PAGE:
Health & Safety
Alison Rhodes, "The
National Child Safety Expert, Alison Rhodes, “The Safety Mom,” is one of the country's
leading child safety authorities, providing tips and advice to parents on a broad
range of issues facing all children - newborns to teens. Read
It can be tough to predict and just as challenging to prevent preterm birth, which is defined as any delivery more than four weeks prior to the due date. About 10 percent of births are premature, and thanks to significant advances in medicine, premature birth is no longer as dangerous as it used to be. As a matter of fact, most preemies develop normally and have caught up with the norms by 18 to 24 months.
Until the age of 36 weeks, your baby's lungs are not mature, so if you go
into labor prior to week 36, your doctor will try to delay birth. Sometimes it's not possible to delay delivery, and other times it's actually safer for your baby to be born that early. Babies as young as 25 weeks old have as much as a ninety percent chance of survival, so while premature birth is never the favorite option, it may be the best.
This is not to say that there aren't problems associated with being born
too early. The most common conditions preemies suffer are jaundice, apnea,
and an inability to breast or bottle feed. Jaundice is a yellowing of the
skin associated with the overwork of your baby's young liver in trying to
break down red blood cells that need to be processed. Apnea is a pause in breathing that lasts more than 15 to twenty seconds and causes your baby's face to turn pale or purple and their heart rate to slow. This is caused by the prematurity of respiratory centers in the brain, and is most common
in sleep. It's treated in the short term with medicine, breathing machines,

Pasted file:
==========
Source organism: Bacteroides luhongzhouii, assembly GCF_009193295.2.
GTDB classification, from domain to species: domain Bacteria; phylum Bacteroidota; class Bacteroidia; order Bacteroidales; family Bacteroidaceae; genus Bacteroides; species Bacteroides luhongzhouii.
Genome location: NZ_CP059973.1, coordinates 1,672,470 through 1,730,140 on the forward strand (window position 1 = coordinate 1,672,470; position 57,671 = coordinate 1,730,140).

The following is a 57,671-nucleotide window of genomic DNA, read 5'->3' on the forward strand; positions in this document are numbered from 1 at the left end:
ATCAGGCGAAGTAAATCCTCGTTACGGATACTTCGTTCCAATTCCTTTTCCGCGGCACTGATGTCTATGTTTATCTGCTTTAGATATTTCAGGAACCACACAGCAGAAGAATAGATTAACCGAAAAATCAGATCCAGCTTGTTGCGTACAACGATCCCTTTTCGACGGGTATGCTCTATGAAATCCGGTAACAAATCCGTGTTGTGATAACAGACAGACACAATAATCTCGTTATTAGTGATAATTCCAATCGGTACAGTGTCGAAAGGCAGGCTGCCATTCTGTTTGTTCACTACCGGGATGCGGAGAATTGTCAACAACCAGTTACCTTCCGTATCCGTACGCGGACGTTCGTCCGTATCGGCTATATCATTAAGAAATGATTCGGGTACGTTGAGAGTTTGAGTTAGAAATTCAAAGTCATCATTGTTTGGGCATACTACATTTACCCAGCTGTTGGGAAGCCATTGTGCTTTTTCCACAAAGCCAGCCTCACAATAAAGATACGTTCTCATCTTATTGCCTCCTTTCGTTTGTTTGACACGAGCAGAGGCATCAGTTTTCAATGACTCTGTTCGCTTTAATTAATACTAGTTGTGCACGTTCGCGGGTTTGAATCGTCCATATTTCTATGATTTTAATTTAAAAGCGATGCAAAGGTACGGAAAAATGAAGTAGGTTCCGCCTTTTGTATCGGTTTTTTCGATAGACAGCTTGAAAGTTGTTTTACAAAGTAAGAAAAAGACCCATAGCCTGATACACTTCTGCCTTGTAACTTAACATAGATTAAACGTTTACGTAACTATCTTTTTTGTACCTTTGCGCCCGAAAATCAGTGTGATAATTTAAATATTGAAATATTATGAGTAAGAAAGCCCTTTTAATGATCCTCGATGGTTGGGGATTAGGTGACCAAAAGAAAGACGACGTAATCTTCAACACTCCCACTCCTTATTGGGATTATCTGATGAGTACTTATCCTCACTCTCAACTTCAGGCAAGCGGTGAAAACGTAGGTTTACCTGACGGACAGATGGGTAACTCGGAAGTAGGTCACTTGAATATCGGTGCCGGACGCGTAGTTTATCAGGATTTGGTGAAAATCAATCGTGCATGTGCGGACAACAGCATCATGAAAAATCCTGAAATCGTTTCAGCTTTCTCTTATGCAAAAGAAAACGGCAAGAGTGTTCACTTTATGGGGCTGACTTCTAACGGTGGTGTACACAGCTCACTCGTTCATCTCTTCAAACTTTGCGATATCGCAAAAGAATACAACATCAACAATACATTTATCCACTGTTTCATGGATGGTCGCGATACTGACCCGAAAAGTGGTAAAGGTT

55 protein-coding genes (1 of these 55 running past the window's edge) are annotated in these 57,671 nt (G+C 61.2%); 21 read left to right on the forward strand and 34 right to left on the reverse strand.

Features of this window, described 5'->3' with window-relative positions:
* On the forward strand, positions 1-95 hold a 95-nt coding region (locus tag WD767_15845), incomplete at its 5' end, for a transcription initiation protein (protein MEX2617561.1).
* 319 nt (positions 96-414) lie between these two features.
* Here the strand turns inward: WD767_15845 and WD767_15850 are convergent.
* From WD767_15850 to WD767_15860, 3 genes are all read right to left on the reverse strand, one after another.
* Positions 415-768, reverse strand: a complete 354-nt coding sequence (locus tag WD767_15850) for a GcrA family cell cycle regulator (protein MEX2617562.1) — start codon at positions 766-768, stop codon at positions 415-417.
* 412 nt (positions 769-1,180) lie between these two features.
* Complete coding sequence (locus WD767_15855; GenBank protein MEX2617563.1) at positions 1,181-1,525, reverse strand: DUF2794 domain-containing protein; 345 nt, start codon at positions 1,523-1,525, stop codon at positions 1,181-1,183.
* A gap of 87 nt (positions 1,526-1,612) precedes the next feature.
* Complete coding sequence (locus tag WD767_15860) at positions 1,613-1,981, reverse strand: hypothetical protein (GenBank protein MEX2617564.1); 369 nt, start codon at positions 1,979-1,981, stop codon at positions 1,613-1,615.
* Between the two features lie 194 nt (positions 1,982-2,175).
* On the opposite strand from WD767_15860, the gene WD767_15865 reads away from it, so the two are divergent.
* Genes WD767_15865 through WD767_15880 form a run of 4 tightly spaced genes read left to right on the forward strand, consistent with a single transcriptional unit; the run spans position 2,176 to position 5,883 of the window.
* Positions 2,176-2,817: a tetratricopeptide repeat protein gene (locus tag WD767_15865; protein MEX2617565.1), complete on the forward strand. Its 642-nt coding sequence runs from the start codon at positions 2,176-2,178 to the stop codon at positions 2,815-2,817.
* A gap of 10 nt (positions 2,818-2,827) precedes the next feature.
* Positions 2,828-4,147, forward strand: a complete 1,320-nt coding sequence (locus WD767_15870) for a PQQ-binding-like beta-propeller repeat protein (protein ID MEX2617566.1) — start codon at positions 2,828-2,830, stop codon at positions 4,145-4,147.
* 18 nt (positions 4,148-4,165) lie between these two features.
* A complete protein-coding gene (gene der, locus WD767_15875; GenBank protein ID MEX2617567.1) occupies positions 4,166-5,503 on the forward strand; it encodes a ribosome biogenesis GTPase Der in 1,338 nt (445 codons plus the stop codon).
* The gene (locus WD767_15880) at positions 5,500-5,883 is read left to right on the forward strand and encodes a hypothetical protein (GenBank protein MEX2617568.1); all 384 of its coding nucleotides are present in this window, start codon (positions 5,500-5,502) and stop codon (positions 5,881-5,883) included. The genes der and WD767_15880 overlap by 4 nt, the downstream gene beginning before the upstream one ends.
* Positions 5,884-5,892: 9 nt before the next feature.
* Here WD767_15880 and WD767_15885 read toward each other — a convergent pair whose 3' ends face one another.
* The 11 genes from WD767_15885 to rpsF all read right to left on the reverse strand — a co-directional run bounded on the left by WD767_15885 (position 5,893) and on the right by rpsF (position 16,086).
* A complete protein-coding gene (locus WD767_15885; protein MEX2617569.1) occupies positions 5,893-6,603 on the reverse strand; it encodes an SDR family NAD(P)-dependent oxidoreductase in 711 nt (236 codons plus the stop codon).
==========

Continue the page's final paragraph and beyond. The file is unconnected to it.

rocking, or periodic stimulation, and like jaundice, it should go away as your
baby's due date and maturity approach. If your baby cannot bottle or breastfeed in their early days, they will be fed by tubes or intravenously until the age of 34 weeks when your baby will have the coordination to engage in the necessary suck/swallow/breathe pattern.
Problems preemies face less often include anemia, low blood pressure, sugar
imbalances, respiratory distress syndrome, and infections. Between ten
and twenty percent of premature babies suffer from intracranial hemorrhage, or bleeding in the brain, generally within their first week to ten days of life. These hemorrhages can cause developmental delays, seizures, learning disabilities, intellectual impairment, or hydrocephalus, fluid on the brain, which may require surgery. About one third of babies born very early, at 23 to 25 weeks, can develop lasting neurologic problems, developmental delays, cerebral palsy, hydrocephalus, or seizures. Mild cerebral palsy, vision problems or slight developmental delays affect about another third of these babies. Severe problems include blindness, deafness, mental retardation, inability to walk without assistance, vision problems, abnormal growth of blood vessels, and slow growth.
Should you deliver your baby prematurely, your caregiver is prepared for this possibility. Your baby will get the best of care to help them avoid
or recover from any of these problems as they come up. In the neonatal intensive care unit (NICU), your baby will get round-the-clock care. Your baby will probably be placed in an isolette, an enclosed plastic box that keeps them warm. Tubes will be inserted and wires taped to your baby, and these will provide your baby with fluids, nutrition, and medication, and will provide your baby's medical team with information about your baby's blood pressure, heart rate, breathing, and body temperature. Your baby may also need a ventilator to help him or her breathe. Some moms worry that their babies will suffer long-term emotional effects from all this machinery, but there is no need to.
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